As previously stated, shooting takes a much bigger role in Mass Effect 3 than in past installments but it’s also the best shooting mechanics the series has ever seen. The cover system is taken straight out of Gears of War but is a definite improvement over ME1 and 2, allowing you to dive into and out of cover from other pieces of cover around it. This makes fighting much smoother and allows you to concentrate on the battle instead of the controls.

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Unfortunately, Bioware managed to turn this strength into a weakness with a little too much confidence. Every battle is easier and more interesting than before, but also way too long and repetitive. It’s okay to pull more focus on combat after the mechanics have been improved, but every battle seemed to have ten too many enemies in it and last twenty minutes too long. It’s especially saddening since it feels like every extra battle is replacing an interesting conversations or some clever role playing that could have been.

In an added attempt to make the combat more streamlined, the game now includes Kinect support, allowing you to shout commands at your squad members and respond in conversations by just saying the words. I imagine it’s supposed to bring you closer into the experience to be able to shout at your army like you would during a real battle, but like most hardcore games with the inclusion of Kinect, it feels like a gimmick. There are very few times you’ll want to “say the words” instead of just clicking a button. In fact, yelling at my T.V. numerous times to try to get my squad to listen to one command takes me out of the experience more than any button press ever has. At the most, it seems to serve as another bullet point to be slapped on the back of the box as a marketing tool. Speaking of marketing tools, Mass Effect 3 also comes with multiplayer for the first time in the series.

The online battles play exactly like horde (fitting, since that’s where the game took its cover system). You and a few friends get the chance to fight against numerous waves of different enemies and level up your powers to make subsequent battles a little easier. It’s disappointing they didn’t do more with this feature. The game is an RPG at heart and the multiplayer pretends to be a shooter. There are some elements of leveling up still present, but it would have been nice to go on missions or have conversations with friends to extend my single player experience.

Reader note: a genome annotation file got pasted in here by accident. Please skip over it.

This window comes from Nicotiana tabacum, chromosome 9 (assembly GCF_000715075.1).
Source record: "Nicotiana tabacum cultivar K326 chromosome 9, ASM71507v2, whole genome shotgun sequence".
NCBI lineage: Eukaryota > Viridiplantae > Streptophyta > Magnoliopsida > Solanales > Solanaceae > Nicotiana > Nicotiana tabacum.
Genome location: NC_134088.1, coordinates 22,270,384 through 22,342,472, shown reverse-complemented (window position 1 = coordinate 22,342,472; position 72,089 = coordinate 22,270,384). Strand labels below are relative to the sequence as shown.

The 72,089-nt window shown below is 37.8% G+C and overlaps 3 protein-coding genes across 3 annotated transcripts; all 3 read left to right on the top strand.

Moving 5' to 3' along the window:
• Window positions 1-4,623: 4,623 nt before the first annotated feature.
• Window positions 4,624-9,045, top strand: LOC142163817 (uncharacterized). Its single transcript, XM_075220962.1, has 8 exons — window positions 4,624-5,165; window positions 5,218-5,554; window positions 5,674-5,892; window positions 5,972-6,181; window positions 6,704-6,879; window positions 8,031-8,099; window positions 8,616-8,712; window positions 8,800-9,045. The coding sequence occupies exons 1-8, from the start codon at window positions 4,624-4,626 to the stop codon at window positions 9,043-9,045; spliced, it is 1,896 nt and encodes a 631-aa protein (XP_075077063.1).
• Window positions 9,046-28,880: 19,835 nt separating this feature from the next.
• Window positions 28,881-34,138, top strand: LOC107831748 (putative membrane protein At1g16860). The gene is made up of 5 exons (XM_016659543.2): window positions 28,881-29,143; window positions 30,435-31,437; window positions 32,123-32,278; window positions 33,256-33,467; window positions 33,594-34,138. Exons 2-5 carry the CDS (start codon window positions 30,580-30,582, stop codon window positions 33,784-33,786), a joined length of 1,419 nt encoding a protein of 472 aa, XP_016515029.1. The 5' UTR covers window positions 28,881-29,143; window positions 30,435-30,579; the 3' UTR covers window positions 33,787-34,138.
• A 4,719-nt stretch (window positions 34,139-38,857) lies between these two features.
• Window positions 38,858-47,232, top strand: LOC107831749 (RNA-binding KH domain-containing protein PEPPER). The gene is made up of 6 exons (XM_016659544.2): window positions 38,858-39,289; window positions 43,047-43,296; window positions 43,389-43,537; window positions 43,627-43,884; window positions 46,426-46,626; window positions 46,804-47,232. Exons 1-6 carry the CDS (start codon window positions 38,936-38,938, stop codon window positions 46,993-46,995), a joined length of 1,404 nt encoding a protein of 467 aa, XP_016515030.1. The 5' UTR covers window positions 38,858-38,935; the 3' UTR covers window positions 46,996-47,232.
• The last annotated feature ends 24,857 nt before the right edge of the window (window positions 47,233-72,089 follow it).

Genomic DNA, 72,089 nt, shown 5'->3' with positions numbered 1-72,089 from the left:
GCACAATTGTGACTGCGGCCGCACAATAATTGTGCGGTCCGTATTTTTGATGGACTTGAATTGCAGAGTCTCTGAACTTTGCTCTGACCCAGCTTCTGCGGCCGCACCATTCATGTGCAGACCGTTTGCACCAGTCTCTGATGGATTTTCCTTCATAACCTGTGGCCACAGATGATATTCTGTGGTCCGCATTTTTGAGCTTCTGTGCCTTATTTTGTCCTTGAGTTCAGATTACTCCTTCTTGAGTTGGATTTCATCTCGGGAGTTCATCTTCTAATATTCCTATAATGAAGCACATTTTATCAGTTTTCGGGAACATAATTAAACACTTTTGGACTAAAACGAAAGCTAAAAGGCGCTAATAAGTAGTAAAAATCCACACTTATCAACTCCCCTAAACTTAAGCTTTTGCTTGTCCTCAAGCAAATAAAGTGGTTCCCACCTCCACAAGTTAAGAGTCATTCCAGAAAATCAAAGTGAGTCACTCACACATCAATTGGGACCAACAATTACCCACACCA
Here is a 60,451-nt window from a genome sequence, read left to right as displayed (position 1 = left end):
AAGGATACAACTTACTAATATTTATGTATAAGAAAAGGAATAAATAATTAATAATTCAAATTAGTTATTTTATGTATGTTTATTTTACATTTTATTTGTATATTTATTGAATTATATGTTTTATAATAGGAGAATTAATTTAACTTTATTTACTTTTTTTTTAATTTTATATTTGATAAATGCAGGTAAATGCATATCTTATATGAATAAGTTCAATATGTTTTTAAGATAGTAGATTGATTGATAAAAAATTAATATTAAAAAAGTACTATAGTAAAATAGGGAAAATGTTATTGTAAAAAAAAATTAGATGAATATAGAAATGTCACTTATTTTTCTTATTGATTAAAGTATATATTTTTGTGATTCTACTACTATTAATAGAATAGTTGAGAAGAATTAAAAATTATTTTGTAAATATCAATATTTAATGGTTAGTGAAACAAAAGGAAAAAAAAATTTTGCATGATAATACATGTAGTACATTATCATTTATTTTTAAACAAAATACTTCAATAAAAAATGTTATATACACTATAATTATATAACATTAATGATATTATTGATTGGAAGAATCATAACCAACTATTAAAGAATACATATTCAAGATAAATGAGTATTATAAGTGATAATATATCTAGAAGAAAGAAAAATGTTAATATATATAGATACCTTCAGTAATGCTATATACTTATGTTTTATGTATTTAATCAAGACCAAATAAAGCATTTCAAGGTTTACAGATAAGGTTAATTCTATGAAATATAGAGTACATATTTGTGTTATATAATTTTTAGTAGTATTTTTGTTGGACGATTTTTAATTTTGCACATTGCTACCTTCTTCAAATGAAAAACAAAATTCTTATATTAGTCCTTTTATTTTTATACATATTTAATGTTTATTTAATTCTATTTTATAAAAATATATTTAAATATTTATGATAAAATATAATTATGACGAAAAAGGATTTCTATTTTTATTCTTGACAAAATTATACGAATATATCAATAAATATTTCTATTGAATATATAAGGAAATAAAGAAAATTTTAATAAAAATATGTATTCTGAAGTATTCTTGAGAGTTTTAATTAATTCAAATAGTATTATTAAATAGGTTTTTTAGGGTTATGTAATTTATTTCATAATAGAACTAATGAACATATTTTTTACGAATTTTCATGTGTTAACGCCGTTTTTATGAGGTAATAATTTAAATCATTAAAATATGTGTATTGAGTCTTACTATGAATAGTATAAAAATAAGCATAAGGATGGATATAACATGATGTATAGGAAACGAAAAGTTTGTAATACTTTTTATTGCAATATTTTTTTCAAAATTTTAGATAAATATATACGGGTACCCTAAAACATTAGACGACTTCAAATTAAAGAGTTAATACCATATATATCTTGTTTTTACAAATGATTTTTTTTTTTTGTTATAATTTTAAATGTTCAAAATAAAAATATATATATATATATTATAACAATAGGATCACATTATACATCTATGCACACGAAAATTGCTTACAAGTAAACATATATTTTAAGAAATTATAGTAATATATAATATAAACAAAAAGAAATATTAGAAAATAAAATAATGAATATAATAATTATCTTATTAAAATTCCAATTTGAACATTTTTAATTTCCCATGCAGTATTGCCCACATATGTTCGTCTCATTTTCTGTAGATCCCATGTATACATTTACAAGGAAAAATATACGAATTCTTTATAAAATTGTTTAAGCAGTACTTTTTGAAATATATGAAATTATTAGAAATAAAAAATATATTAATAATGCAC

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As it stands, the multiplayer doesn’t affect my opinion towards the game because I was just fine playing the first two with zero multiplayer. I’m just sad they wasted time on it when more resources could have been applied towards the campaign. If they had done something more interesting than be Gears of War (with less maps and a rougher cover system), than maybe I would have paid more attention to it.

For a long time fan of the trilogy, Mass Effect 3 is full of let downs. It’s very easy to point to every aspect of the game and say ‘they did that better in ME1 or ME2.’ However, this is still a great game that deserves to be bought, especially if you’re importing your save file. It will be extremely satisfying to see your decisions finally pay off and the story is still better than 90% of all RPGs out there. Bioware set the bar high and fell a little short on this one, not to mention the lackluster ending, but it’s still Mass Effect. It’s Still quality. It’s still a must buy.